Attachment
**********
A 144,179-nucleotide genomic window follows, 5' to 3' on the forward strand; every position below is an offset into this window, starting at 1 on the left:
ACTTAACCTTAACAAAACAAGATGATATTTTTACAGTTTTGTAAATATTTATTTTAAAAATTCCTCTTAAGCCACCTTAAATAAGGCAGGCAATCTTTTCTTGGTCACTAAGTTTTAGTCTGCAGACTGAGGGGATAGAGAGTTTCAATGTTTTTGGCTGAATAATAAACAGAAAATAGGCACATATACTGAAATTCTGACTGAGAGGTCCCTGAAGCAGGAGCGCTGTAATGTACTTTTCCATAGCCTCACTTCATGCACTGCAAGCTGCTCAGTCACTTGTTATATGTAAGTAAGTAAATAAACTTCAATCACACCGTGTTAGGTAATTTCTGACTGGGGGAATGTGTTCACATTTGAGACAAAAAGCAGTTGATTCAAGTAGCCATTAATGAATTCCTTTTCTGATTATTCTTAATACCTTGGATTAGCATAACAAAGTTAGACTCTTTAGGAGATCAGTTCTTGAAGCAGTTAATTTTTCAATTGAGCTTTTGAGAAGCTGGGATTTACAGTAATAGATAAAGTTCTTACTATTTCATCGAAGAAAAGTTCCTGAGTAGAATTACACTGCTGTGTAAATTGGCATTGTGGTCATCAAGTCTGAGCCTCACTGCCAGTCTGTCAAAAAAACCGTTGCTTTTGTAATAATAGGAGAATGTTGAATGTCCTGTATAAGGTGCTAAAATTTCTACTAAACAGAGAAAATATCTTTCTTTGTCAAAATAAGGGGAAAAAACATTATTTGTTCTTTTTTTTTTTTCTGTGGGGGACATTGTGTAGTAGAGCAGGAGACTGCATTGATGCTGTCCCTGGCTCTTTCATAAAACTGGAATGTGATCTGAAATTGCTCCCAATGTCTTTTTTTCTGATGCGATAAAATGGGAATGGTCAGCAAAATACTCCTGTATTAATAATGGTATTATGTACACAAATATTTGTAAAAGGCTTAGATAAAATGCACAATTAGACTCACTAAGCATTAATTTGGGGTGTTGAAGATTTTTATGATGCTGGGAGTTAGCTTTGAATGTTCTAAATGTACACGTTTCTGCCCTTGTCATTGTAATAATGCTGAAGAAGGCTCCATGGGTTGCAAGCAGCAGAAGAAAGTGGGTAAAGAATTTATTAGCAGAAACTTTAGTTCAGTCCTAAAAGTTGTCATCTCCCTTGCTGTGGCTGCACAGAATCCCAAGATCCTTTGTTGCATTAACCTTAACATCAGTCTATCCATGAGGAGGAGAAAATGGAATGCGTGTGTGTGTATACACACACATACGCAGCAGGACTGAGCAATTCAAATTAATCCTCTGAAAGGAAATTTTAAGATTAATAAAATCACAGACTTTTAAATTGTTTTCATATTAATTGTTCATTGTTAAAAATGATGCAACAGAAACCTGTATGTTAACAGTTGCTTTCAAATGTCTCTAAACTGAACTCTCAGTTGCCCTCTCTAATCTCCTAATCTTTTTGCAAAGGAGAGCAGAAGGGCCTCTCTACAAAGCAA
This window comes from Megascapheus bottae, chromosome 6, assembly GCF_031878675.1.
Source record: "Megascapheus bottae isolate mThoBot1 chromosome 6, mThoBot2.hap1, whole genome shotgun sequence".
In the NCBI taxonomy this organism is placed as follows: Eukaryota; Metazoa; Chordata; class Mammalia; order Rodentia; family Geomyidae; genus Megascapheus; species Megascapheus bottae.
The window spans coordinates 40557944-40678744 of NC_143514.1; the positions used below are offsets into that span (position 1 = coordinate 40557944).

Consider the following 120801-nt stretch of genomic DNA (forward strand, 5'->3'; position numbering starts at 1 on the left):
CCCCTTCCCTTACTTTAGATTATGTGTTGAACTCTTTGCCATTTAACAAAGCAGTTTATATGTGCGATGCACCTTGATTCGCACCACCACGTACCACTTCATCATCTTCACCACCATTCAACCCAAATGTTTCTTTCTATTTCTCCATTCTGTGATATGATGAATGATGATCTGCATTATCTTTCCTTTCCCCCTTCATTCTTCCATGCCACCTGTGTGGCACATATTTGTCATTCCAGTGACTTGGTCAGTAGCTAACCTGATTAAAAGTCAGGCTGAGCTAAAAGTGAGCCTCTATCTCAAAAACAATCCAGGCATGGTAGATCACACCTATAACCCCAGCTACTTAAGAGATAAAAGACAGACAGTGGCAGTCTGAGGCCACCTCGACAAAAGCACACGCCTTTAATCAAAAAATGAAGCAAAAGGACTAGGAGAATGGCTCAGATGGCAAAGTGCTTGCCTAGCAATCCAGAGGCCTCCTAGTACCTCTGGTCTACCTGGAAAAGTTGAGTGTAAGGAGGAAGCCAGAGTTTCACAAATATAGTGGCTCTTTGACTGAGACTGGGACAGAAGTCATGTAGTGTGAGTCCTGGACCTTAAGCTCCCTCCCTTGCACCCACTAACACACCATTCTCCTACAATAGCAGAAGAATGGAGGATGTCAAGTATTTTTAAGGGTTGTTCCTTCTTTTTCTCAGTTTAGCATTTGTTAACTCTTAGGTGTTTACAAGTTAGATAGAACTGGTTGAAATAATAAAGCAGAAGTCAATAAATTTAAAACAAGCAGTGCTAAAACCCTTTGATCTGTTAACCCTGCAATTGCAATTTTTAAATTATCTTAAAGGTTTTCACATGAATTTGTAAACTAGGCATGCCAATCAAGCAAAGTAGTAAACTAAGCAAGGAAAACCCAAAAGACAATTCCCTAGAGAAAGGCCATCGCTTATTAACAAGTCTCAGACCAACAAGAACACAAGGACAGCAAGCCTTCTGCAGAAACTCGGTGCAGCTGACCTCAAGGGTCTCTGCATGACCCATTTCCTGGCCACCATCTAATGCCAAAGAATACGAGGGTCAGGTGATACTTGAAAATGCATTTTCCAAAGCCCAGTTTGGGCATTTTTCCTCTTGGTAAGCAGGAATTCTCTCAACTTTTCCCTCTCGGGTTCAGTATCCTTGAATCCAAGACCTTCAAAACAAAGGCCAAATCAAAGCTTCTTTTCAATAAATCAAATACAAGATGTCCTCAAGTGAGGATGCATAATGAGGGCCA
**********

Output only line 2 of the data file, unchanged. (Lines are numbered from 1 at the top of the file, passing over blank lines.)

ACTTAACCTTAACAAAACAAGATGATATTTTTACAGTTTTGTAAATATTTATTTTAAAAATTCCTCTTAAGCCACCTTAAATAAGGCAGGCAATCTTTTCTTGGTCACTAAGTTTTAGTCTGCAGACTGAGGGGATAGAGAGTTTCAATGTTTTTGGCTGAATAATAAACAGAAAATAGGCACATATACTGAAATTCTGACTGAGAGGTCCCTGAAGCAGGAGCGCTGTAATGTACTTTTCCATAGCCTCACTTCATGCACTGCAAGCTGCTCAGTCACTTGTTATATGTAAGTAAGTAAATAAACTTCAATCACACCGTGTTAGGTAATTTCTGACTGGGGGAATGTGTTCACATTTGAGACAAAAAGCAGTTGATTCAAGTAGCCATTAATGAATTCCTTTTCTGATTATTCTTAATACCTTGGATTAGCATAACAAAGTTAGACTCTTTAGGAGATCAGTTCTTGAAGCAGTTAATTTTTCAATTGAGCTTTTGAGAAGCTGGGATTTACAGTAATAGATAAAGTTCTTACTATTTCATCGAAGAAAAGTTCCTGAGTAGAATTACACTGCTGTGTAAATTGGCATTGTGGTCATCAAGTCTGAGCCTCACTGCCAGTCTGTCAAAAAAACCGTTGCTTTTGTAATAATAGGAGAATGTTGAATGTCCTGTATAAGGTGCTAAAATTTCTACTAAACAGAGAAAATATCTTTCTTTGTCAAAATAAGGGGAAAAAACATTATTTGTTCTTTTTTTTTTTTCTGTGGGGGACATTGTGTAGTAGAGCAGGAGACTGCATTGATGCTGTCCCTGGCTCTTTCATAAAACTGGAATGTGATCTGAAATTGCTCCCAATGTCTTTTTTTCTGATGCGATAAAATGGGAATGGTCAGCAAAATACTCCTGTATTAATAATGGTATTATGTACACAAATATTTGTAAAAGGCTTAGATAAAATGCACAATTAGACTCACTAAGCATTAATTTGGGGTGTTGAAGATTTTTATGATGCTGGGAGTTAGCTTTGAATGTTCTAAATGTACACGTTTCTGCCCTTGTCATTGTAATAATGCTGAAGAAGGCTCCATGGGTTGCAAGCAGCAGAAGAAAGTGGGTAAAGAATTTATTAGCAGAAACTTTAGTTCAGTCCTAAAAGTTGTCATCTCCCTTGCTGTGGCTGCACAGAATCCCAAGATCCTTTGTTGCATTAACCTTAACATCAGTCTATCCATGAGGAGGAGAAAATGGAATGCGTGTGTGTGTATACACACACATACGCAGCAGGACTGAGCAATTCAAATTAATCCTCTGAAAGGAAATTTTAAGATTAATAAAATCACAGACTTTTAAATTGTTTTCATATTAATTGTTCATTGTTAAAAATGATGCAACAGAAACCTGTATGTTAACAGTTGCTTTCAAATGTCTCTAAACTGAACTCTCAGTTGCCCTCTCTAATCTCCTAATCTTTTTGCAAAGGAGAGCAGAAGGGCCTCTCTACAAAGCAA